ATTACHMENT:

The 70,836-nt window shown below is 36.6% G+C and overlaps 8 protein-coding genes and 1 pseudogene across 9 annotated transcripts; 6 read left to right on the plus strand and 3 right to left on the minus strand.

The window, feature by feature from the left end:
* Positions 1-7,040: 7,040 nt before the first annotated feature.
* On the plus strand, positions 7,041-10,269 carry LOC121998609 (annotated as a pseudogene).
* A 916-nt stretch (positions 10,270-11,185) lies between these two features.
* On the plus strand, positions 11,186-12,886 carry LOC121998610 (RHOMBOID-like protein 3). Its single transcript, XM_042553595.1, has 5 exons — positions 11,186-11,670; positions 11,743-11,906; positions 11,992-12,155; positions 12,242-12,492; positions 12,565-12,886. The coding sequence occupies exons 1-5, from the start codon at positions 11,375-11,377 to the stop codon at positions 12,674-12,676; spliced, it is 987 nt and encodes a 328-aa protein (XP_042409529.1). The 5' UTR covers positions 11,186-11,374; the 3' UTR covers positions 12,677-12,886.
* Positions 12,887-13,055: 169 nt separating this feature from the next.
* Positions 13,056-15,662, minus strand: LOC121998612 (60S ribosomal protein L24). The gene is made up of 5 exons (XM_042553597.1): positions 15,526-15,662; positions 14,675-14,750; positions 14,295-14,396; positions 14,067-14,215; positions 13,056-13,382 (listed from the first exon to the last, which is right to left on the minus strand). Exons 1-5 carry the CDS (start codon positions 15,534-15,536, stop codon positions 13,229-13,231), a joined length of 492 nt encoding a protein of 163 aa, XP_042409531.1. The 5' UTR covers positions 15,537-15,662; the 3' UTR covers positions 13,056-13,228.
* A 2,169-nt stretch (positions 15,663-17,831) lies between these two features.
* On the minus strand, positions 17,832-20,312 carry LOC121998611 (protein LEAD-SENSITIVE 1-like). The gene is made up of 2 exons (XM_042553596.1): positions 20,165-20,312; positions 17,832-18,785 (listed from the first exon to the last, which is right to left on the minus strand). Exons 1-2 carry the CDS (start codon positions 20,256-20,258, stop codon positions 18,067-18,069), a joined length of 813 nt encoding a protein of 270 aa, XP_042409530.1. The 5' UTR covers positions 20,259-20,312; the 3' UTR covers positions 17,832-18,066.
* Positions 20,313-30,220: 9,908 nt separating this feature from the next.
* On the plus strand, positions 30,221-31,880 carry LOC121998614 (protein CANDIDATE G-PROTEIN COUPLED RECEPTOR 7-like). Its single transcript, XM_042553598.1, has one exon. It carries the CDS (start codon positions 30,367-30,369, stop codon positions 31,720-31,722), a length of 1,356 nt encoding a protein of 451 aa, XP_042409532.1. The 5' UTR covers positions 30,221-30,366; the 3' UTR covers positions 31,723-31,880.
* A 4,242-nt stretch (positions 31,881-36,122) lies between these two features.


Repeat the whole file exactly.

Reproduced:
The 70,836-nt window shown below is 36.6% G+C and overlaps 8 protein-coding genes and 1 pseudogene across 9 annotated transcripts; 6 read left to right on the plus strand and 3 right to left on the minus strand.

The window, feature by feature from the left end:
* Positions 1-7,040: 7,040 nt before the first annotated feature.
* On the plus strand, positions 7,041-10,269 carry LOC121998609 (annotated as a pseudogene).
* A 916-nt stretch (positions 10,270-11,185) lies between these two features.
* On the plus strand, positions 11,186-12,886 carry LOC121998610 (RHOMBOID-like protein 3). Its single transcript, XM_042553595.1, has 5 exons — positions 11,186-11,670; positions 11,743-11,906; positions 11,992-12,155; positions 12,242-12,492; positions 12,565-12,886. The coding sequence occupies exons 1-5, from the start codon at positions 11,375-11,377 to the stop codon at positions 12,674-12,676; spliced, it is 987 nt and encodes a 328-aa protein (XP_042409529.1). The 5' UTR covers positions 11,186-11,374; the 3' UTR covers positions 12,677-12,886.
* Positions 12,887-13,055: 169 nt separating this feature from the next.
* Positions 13,056-15,662, minus strand: LOC121998612 (60S ribosomal protein L24). The gene is made up of 5 exons (XM_042553597.1): positions 15,526-15,662; positions 14,675-14,750; positions 14,295-14,396; positions 14,067-14,215; positions 13,056-13,382 (listed from the first exon to the last, which is right to left on the minus strand). Exons 1-5 carry the CDS (start codon positions 15,534-15,536, stop codon positions 13,229-13,231), a joined length of 492 nt encoding a protein of 163 aa, XP_042409531.1. The 5' UTR covers positions 15,537-15,662; the 3' UTR covers positions 13,056-13,228.
* A 2,169-nt stretch (positions 15,663-17,831) lies between these two features.
* On the minus strand, positions 17,832-20,312 carry LOC121998611 (protein LEAD-SENSITIVE 1-like). The gene is made up of 2 exons (XM_042553596.1): positions 20,165-20,312; positions 17,832-18,785 (listed from the first exon to the last, which is right to left on the minus strand). Exons 1-2 carry the CDS (start codon positions 20,256-20,258, stop codon positions 18,067-18,069), a joined length of 813 nt encoding a protein of 270 aa, XP_042409530.1. The 5' UTR covers positions 20,259-20,312; the 3' UTR covers positions 17,832-18,066.
* Positions 20,313-30,220: 9,908 nt separating this feature from the next.
* On the plus strand, positions 30,221-31,880 carry LOC121998614 (protein CANDIDATE G-PROTEIN COUPLED RECEPTOR 7-like). Its single transcript, XM_042553598.1, has one exon. It carries the CDS (start codon positions 30,367-30,369, stop codon positions 31,720-31,722), a length of 1,356 nt encoding a protein of 451 aa, XP_042409532.1. The 5' UTR covers positions 30,221-30,366; the 3' UTR covers positions 31,723-31,880.
* A 4,242-nt stretch (positions 31,881-36,122) lies between these two features.